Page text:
Enzo Ferrari's Legacy Comes Home
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AT age 22, Enzo Ferrari sold the house where he was born to buy a racecar, and although the founder of the renowned sports car company failed in several attempts later in life to buy back that house, as of Saturday it has become a museum dedicated to his memory.
The Enzo Ferrari Birthplace Museum, in this city of 175,000 between Milan and Bologna, includes the house where Ferrari was born in 1898 as well as a new building designed with a shiny yellow aluminum roof made to look like the hood of a car, air vents and all. The house is attached to the workshop of Ferrari's father, a carpenter and mechanic for the Italian railway.
"I remember coming once to see the house when I was a kid, but it wasn't with my father because he never wanted to come back," said Piero Ferrari, Enzo's son, the auto company's vice chairman. "He always said that if he couldn't buy it, he didn't want to go into a house owned by other people. He asked me if the staircase near the entrance was still there."
The staircase is indeed still there, leading up to the room where Enzo was born; the Ferraris lived in the house until Enzo was a young adult. Those small, freshly painted rooms now house the offices of the Fondazione Casa Natale Enzo Ferrari, the foundation behind the museum's construction. The museum starts in the attached workshop, where multimedia presentations recount the life of the racecar driver who made the leap to manufacturer of legendary sports cars.
Memorabilia include the dark glasses that Enzo always wore after his son Dino died in 1956 of muscular dystrophy, as well as Enzo's birth certificate and the violet pen he used to sign documents.
Ferrari adulation is nothing new in Italy, or abroad. A Ferrari theme park, promoted as the world's largest enclosed amusement park, opened in Abu Dhabi in 2010. Though the auto company does not own the park, it lent its name and was closely consulted during construction. There is also the Ferrari museum in Maranello, not far from Modena, where the car company has its headquarters. The Ferrari myth also crossed the Atlantic, but Enzo, once a daredevil on the track, never followed. He died in 1988 in Maranello.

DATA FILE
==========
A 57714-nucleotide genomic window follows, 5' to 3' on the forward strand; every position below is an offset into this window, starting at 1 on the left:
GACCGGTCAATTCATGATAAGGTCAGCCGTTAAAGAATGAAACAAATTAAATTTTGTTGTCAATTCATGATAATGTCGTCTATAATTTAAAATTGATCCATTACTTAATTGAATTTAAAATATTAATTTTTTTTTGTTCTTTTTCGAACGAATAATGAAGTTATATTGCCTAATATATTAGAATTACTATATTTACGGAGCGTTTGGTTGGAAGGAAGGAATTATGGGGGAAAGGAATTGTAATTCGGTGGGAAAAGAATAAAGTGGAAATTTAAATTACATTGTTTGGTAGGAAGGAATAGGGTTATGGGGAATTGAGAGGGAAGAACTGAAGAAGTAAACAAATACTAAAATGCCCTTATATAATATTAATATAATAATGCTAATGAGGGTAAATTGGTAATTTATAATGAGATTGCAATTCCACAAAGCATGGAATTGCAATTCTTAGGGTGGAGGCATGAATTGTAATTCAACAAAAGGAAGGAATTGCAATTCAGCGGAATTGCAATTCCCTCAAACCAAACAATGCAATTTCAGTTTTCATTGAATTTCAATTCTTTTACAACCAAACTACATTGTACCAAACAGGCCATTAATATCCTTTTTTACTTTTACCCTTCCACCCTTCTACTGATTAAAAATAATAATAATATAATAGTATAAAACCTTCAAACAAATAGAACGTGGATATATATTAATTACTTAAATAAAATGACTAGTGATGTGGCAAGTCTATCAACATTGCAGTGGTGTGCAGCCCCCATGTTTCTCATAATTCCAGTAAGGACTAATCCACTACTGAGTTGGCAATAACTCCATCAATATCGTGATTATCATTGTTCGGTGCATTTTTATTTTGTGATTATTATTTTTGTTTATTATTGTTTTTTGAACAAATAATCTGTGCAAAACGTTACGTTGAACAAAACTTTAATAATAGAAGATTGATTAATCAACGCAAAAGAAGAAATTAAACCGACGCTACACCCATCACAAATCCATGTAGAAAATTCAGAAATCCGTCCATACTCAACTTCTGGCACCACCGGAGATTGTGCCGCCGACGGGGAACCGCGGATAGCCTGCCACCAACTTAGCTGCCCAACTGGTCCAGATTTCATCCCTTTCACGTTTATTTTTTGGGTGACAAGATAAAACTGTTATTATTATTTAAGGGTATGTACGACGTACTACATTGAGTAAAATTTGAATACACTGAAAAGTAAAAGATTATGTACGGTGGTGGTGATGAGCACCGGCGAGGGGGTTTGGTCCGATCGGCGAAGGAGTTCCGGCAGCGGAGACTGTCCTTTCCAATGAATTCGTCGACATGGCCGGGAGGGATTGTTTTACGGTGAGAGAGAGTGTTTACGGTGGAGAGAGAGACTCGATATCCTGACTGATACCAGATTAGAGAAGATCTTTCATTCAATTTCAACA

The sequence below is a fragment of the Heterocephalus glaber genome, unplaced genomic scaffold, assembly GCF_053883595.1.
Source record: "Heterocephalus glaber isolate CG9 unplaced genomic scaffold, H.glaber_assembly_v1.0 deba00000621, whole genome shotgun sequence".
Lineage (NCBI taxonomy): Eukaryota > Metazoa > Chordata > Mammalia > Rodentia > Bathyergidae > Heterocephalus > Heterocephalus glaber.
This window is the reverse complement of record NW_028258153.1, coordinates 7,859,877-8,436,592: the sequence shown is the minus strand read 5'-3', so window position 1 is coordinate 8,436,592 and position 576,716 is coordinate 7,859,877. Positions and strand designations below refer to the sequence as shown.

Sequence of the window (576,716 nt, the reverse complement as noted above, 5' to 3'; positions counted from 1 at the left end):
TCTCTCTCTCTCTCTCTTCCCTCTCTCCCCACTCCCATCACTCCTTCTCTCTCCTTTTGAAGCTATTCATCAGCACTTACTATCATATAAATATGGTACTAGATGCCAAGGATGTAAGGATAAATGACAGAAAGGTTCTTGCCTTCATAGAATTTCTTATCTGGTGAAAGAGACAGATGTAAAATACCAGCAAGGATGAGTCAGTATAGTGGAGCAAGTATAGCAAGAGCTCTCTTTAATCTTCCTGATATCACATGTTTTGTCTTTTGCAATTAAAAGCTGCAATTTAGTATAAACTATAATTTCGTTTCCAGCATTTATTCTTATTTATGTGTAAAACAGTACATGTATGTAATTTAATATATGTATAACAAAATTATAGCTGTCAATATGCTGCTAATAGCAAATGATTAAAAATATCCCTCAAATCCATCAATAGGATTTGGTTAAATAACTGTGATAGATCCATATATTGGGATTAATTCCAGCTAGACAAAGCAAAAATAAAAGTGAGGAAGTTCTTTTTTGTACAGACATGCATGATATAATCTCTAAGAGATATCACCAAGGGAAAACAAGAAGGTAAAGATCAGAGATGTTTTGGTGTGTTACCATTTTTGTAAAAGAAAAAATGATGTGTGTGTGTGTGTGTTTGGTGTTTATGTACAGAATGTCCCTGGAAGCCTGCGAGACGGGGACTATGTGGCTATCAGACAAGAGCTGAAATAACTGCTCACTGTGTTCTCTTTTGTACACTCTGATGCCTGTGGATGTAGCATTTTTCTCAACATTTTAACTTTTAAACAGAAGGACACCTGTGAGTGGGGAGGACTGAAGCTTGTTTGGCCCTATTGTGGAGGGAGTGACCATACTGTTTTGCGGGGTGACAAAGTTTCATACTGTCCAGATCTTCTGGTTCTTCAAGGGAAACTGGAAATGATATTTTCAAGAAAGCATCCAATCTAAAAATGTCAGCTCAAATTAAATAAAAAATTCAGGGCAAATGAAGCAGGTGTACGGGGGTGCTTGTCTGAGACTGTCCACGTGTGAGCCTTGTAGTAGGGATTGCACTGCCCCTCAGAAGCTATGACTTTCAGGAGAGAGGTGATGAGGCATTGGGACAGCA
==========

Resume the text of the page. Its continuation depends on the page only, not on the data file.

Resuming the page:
"My father became famous in the U.S., but he never went there because he was afraid to fly," Piero Ferrari said. "He also never took elevators, because he was afraid of those, too. In the late 1920s he got blocked in an elevator in Palermo and after that he never rode one again."
The museum's new building, spectacular on the outside with its yellow roof and curved glass facade, will hold temporary exhibits of historic racecars of all makes. The first exhibit will have 21 cars, a mix of Ferraris, Maseratis, Alfa Romeos and Fiats that Enzo Ferrari raced in and built, including a 1914 Alfa Romeo 40-60 and a Ferrari 125S from 1947, the first car to carry its maker's name. Visitors are greeted by the roar of racecar engines and an all-white interior with display areas made to look like car dashboards.
The museum was designed by a Czech architect, Jan Kaplicky, before his death in 2009. Mr. Kaplicky's architect partner, Andrea Morgante, an Italian, completed the exterior following the original design and did the interiors himself.
The next exhibit, starting in June, will be on the rivalry between Ferrari and Maserati, which is based in Modena and now also owned by Fiat.
Local and national governments, the European Union and several banks contributed the 18 million euros, or about $24 million, invested in the museum. Like Enzo, the museum did not manage to buy the building where he was born; it obtained a long-term lease. As for what became of the car that Enzo bought with the money he made selling the house, that remains a mystery.
First Published March 11, 2012 12:01 am